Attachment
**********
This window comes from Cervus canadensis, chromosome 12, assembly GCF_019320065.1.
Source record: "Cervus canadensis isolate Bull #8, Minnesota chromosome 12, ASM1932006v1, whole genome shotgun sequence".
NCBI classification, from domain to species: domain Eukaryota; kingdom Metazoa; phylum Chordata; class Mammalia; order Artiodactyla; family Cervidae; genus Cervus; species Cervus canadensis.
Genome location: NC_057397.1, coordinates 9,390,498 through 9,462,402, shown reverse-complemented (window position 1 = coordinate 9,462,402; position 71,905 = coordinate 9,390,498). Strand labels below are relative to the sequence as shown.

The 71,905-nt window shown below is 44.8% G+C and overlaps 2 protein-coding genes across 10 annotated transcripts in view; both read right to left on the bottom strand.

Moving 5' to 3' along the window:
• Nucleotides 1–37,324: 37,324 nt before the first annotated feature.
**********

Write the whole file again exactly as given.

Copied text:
This window comes from Cervus canadensis, chromosome 12, assembly GCF_019320065.1.
Source record: "Cervus canadensis isolate Bull #8, Minnesota chromosome 12, ASM1932006v1, whole genome shotgun sequence".
NCBI classification, from domain to species: domain Eukaryota; kingdom Metazoa; phylum Chordata; class Mammalia; order Artiodactyla; family Cervidae; genus Cervus; species Cervus canadensis.
Genome location: NC_057397.1, coordinates 9,390,498 through 9,462,402, shown reverse-complemented (window position 1 = coordinate 9,462,402; position 71,905 = coordinate 9,390,498). Strand labels below are relative to the sequence as shown.

The 71,905-nt window shown below is 44.8% G+C and overlaps 2 protein-coding genes across 10 annotated transcripts in view; both read right to left on the bottom strand.

Moving 5' to 3' along the window:
• Nucleotides 1–37,324: 37,324 nt before the first annotated feature.